Dear Fathers, Friends in Christ,
“Thou shalt worship the Lord thy God,
And him only shalt thou serve”
The story of The Temptations of Christ is always read on The First Sunday in Lent. It is a story of great significance in our pilgrimage of Faith.
What are the temptations of Christ? They are our temptations brought to a certain kind of clarity in Jesus Christ. We are apt to have a negative view of temptation. But in truth, there is something altogether positive about the fact of temptations. They are a necessary feature of our humanity. Whether or not we are tempted is not at issue, but how we understand and respond to the temptations in our souls is altogether crucial. The story of the temptations of Christ is about two things: the naming of the three forms of temptation; and the threefold overcoming of temptation. The critical lesson for us is that temptation is properly named and only overcome by Christ and by Christ in us.
The great positive feature of temptation is that it serves to demonstrate what is good and true. The temptations of Christ are our temptations brought to a kind of intensity of expression. We shall learn something about ourselves in all our varied array and disarray through the temptations of Christ. They all speak to the question of our identity as God’s children, our identity as the spiritual creatures who are made in God’s image.
In the Gospels’ sequence of events, the temptations of Christ all follow upon the baptism of Christ. The baptism of Christ is an epiphany - a making known of his essential divine identity: “This is my beloved Son in whom I am well pleased”. What immediately follows is that Christ is driven by the Spirit into the wilderness. The temptations, we might say, belong precisely to the pageant of the passion.
The wilderness is the place of spiritual combat. It is also the place of spiritual refreshment and renewal. There is a struggle, a conflict. The conflict is within. It is the conflict of wills within us. We are divided against ourselves in every temptation. It is a question about our fundamental identity. What really defines us?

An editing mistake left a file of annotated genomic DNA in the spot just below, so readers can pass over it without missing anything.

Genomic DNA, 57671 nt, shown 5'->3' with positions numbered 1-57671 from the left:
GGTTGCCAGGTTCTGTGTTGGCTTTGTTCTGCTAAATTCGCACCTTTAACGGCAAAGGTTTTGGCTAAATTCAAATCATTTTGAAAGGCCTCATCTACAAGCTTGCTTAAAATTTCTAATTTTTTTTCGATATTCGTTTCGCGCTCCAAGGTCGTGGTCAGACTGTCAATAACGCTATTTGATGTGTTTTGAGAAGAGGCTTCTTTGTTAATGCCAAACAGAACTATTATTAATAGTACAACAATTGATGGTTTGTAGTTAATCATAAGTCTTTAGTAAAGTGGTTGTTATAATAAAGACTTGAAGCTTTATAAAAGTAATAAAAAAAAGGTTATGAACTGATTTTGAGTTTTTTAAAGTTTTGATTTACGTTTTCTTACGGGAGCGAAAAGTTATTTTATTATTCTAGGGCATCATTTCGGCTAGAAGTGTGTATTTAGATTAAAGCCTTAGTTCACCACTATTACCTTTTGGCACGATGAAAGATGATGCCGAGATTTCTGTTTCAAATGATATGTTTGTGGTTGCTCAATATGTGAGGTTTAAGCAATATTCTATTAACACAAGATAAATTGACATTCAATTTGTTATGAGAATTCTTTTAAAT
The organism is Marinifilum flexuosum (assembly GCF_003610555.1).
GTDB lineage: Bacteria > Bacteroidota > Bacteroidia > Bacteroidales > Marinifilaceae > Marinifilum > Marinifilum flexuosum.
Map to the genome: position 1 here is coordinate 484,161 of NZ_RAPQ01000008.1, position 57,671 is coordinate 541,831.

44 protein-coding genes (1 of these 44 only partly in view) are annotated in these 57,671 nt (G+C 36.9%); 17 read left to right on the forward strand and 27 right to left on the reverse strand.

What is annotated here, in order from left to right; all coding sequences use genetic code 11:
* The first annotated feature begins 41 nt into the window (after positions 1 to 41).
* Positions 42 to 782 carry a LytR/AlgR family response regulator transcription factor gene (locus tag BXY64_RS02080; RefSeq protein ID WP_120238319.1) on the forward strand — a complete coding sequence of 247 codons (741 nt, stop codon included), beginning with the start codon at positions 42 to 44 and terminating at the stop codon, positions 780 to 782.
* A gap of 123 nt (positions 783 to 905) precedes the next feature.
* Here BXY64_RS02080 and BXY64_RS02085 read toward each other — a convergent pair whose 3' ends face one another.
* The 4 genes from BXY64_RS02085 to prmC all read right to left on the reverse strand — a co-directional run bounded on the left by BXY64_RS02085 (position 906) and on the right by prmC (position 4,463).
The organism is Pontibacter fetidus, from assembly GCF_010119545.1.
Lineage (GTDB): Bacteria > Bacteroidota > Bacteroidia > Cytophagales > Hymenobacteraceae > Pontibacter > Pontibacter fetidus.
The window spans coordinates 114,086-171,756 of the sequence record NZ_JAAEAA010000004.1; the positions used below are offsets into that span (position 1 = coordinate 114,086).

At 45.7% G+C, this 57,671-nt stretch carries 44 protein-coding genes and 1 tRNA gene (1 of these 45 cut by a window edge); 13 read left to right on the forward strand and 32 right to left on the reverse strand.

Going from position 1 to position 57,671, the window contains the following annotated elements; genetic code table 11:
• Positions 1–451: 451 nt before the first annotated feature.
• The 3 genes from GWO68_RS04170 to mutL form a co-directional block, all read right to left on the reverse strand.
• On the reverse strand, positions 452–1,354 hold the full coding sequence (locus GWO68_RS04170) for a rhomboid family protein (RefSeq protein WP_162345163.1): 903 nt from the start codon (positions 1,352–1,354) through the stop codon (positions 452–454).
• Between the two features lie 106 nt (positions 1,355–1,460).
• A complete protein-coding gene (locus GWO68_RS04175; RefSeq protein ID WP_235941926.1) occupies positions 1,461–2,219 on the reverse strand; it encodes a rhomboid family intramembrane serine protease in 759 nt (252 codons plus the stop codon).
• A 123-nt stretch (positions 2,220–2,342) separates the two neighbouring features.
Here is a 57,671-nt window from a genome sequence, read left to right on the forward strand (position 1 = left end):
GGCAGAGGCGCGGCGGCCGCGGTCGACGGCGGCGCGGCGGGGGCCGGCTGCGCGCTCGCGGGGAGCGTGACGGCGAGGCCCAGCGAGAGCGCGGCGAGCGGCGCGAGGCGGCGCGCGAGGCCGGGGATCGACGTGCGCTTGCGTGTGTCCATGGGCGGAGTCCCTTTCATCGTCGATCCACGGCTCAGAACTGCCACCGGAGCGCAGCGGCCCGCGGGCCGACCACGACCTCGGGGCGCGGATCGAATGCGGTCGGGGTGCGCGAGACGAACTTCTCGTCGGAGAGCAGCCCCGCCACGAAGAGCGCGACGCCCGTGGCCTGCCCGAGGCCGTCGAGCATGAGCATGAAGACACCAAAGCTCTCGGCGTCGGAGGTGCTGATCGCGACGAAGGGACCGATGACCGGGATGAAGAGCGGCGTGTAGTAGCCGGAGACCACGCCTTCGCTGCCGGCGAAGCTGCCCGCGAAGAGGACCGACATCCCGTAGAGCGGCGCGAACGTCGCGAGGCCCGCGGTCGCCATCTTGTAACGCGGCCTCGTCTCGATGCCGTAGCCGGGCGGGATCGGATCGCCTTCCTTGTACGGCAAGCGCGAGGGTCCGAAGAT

In our Christian identity we are defined by our baptism. Our baptisms all involve renunciations and affirmations. There is our saying no, resoundingly, to the things which stand between us and God. There is our saying yes, resoundingly, to the things which God wants for us in our identity with him. The saying no means our renunciation of “the world, the flesh and the devil”.
The temptations of Christ would remind us that this is the constant struggle of our lives, even as our baptisms, as belonging to the saving work of Christ in overcoming all that stands between us and God, would remind us that the victory is solely in him. It can only be in us through him. It is a matter of his victory in us. Living that out is the constant struggle of our lives.
The temptations of Christ are, surely, the temptations of the flesh. Will we be defined by our sensual appetites alone? The temptations of Christ are, surely, the temptations of the world. Will we be defined by the desire for vain glory and spectacle and show? The temptations of Christ are, surely, the temptations of the devil. Will we be defined by the very principle in person who denies and stands in opposition to God? In short, the temptations of Christ are all about our identity in faith. They are all about the denial or the acceptance of God.